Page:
Begonias are a beautiful and popular house and garden plant, and have been for many years. The variety of leaf and blossom colors and textures is beyond impressive, the plant is fairly easy going so long as it is kept warm, and in most cases propagation is very easy. Begonias typically come in two varieties; tuberous and wax. A relatively new hybrid of the two, Hiemalis, or Rieger begonias provide the beauty and charm of a traditional begonia, while combining the technical benefits of both varieties.
Enough with the geeky stuff.
Begonias were one of my Grandma Betty’s favorite plants. When preparing for her funeral last April, my aunts arranged a number of beautiful baskets of plants to decorate the hall, including several lovely varieties of begonia. At the end of the reception, we were asked to take plants from these baskets if we so desired. I selected two plants; Sophia, a pale pink blossom, with darker, outlined edges and rich, grassy green foliage, and Hilda, a rich red double blossom and beautiful dark green foliage with red hints. At the time, I was more concerned with having these plants from my grandmother’s funeral, and with getting them home on the airplane, than with what the little markers said about them. It wasn’t until later that the significance of this interesting hybrid made an impression.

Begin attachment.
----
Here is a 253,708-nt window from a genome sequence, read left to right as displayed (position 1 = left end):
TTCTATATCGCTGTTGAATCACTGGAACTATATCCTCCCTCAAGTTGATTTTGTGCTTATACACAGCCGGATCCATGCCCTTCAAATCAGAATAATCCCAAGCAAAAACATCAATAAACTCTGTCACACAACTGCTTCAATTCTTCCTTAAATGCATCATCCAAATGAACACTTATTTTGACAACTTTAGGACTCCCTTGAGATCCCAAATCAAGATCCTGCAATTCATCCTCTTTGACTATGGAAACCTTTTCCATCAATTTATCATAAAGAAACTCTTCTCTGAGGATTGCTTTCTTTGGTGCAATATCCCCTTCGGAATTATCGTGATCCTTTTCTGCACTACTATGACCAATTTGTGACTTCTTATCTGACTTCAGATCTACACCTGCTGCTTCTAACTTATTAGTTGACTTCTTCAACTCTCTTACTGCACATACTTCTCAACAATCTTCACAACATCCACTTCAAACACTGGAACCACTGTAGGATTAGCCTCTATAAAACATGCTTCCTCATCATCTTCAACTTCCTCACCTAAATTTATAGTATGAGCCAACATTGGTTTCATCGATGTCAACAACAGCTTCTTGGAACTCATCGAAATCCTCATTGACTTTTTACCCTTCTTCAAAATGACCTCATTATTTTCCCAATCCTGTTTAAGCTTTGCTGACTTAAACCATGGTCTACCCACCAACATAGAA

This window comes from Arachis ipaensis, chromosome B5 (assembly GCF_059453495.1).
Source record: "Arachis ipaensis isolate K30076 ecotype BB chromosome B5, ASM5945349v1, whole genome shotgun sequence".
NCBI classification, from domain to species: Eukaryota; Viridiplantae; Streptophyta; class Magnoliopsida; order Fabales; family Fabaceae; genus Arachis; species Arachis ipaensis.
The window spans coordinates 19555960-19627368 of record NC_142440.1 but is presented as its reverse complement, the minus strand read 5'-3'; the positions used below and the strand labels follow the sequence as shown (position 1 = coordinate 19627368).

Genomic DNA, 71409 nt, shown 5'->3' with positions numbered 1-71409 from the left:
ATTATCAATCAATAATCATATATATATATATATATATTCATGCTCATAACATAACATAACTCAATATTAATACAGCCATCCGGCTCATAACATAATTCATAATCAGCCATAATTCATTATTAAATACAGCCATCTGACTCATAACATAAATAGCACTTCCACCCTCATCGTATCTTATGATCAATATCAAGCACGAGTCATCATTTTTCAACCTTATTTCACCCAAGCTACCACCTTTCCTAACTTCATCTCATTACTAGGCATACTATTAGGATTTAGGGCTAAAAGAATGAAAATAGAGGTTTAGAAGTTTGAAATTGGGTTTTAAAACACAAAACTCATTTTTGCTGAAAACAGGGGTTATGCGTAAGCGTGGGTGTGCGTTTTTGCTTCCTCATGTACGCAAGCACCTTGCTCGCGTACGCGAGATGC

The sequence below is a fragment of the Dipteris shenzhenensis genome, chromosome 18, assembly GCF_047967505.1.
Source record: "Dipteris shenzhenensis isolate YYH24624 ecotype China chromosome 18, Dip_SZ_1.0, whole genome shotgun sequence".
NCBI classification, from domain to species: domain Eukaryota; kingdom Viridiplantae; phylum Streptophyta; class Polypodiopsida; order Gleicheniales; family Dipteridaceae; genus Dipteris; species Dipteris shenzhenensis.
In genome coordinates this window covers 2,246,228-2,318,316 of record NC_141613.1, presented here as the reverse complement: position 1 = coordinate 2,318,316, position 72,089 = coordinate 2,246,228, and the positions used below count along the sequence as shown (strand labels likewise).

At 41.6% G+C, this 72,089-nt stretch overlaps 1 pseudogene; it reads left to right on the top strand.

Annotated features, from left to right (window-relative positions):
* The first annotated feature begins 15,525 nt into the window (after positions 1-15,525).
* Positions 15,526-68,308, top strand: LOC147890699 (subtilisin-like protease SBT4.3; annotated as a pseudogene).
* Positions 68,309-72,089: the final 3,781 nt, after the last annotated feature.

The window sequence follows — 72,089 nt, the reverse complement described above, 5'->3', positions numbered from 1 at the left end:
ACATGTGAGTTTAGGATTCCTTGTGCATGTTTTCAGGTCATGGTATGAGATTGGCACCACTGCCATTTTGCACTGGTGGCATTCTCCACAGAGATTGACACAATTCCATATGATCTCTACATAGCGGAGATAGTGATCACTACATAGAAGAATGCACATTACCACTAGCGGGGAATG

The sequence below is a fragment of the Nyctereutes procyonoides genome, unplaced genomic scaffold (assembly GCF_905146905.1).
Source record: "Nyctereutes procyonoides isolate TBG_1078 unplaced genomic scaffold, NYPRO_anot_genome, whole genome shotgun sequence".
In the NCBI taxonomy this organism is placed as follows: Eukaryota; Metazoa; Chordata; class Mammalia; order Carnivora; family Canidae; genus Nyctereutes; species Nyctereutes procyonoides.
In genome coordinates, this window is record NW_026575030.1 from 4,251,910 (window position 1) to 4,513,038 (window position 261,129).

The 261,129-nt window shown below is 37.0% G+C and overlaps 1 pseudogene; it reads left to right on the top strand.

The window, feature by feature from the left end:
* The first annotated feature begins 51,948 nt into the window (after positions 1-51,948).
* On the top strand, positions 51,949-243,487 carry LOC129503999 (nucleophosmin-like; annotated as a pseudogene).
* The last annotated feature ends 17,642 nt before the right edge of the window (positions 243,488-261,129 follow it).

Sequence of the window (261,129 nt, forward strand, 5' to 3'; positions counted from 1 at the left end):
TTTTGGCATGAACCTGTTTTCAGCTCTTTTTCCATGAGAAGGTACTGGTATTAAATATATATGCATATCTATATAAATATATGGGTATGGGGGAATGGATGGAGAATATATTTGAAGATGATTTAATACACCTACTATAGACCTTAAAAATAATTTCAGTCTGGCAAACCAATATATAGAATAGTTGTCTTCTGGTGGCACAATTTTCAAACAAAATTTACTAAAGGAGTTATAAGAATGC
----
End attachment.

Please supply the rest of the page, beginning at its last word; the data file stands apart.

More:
Sadly, shortly after arriving home from the funeral, I discovered that Sophia was badly infected with aphids, and was unable to save the plant. Fortunately, the two plants had been placed in completely different rooms, so Hilda stayed safe from the bugs, and began to flourish in her north-facing window. Now, Hilda resides on the desk in my office. She’s under a bank of fluorescent lights that remain on all night, and hasn’t bloomed since her first few months in my possession. I’m afraid I’ve let her run a little wild, and she’s leggy and in need of some careful pruning, but she is still a thriving plant, and even without blossoms, she’s delightful.
What is most interesting to me about this particular hybrid? Because it is a cross between a tuberous begonia, propagated through rhizome splitting, and a wax begonia, propagated via cuttings, my Hilda can actually be propagated both ways. She’s looking like a few different plants right now, so I’ll be taking cuttings from her most impressive branches, and once they are established, I’ll dig the rest of her up and split the rhizomes. I’m also considering moving her daily to give her a night cycle and force blooming again, but I won’t do that until the new cuttings are established in good, fresh soil. Perhaps then I’ll be able to provide pictures in all her glory.
I never considered myself much of a green thumb. But suddenly both my sister and I are finding an interest in, and a certain amount of skill with, plants of various kinds. Perhaps it’s genetic. In any case, the older I get, the more my plants intrigue me, and delight me, and comfort me. Having such a lovely thing flourish under your care is quite a thing, and taking a few moments a day to trim, water, inspect, etc., as the case requires, is always a breath of calm.
With that in mind, I can assure you this won’t be the last time you read about these green beauties of mine.